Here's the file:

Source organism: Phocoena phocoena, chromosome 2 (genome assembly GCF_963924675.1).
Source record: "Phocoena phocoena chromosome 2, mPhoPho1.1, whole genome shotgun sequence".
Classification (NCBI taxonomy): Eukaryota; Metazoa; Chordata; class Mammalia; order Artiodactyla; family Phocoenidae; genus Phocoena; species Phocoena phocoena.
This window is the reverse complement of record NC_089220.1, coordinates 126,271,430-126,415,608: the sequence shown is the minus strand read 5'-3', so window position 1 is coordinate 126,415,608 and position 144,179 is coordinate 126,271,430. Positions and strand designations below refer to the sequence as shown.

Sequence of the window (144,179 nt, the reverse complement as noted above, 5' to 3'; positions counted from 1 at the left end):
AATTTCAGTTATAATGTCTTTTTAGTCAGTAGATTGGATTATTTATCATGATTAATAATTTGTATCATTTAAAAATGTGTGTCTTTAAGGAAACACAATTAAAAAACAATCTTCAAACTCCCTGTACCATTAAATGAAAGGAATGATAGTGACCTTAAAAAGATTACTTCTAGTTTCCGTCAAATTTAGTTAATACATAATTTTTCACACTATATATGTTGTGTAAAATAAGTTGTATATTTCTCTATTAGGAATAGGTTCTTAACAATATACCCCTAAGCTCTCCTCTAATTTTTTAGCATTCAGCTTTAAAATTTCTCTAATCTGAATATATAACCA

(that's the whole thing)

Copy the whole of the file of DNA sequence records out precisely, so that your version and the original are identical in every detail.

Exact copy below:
Source organism: Phocoena phocoena, chromosome 2 (genome assembly GCF_963924675.1).
Source record: "Phocoena phocoena chromosome 2, mPhoPho1.1, whole genome shotgun sequence".
Classification (NCBI taxonomy): Eukaryota; Metazoa; Chordata; class Mammalia; order Artiodactyla; family Phocoenidae; genus Phocoena; species Phocoena phocoena.
This window is the reverse complement of record NC_089220.1, coordinates 126,271,430-126,415,608: the sequence shown is the minus strand read 5'-3', so window position 1 is coordinate 126,415,608 and position 144,179 is coordinate 126,271,430. Positions and strand designations below refer to the sequence as shown.

Sequence of the window (144,179 nt, the reverse complement as noted above, 5' to 3'; positions counted from 1 at the left end):
AATTTCAGTTATAATGTCTTTTTAGTCAGTAGATTGGATTATTTATCATGATTAATAATTTGTATCATTTAAAAATGTGTGTCTTTAAGGAAACACAATTAAAAAACAATCTTCAAACTCCCTGTACCATTAAATGAAAGGAATGATAGTGACCTTAAAAAGATTACTTCTAGTTTCCGTCAAATTTAGTTAATACATAATTTTTCACACTATATATGTTGTGTAAAATAAGTTGTATATTTCTCTATTAGGAATAGGTTCTTAACAATATACCCCTAAGCTCTCCTCTAATTTTTTAGCATTCAGCTTTAAAATTTCTCTAATCTGAATATATAACCA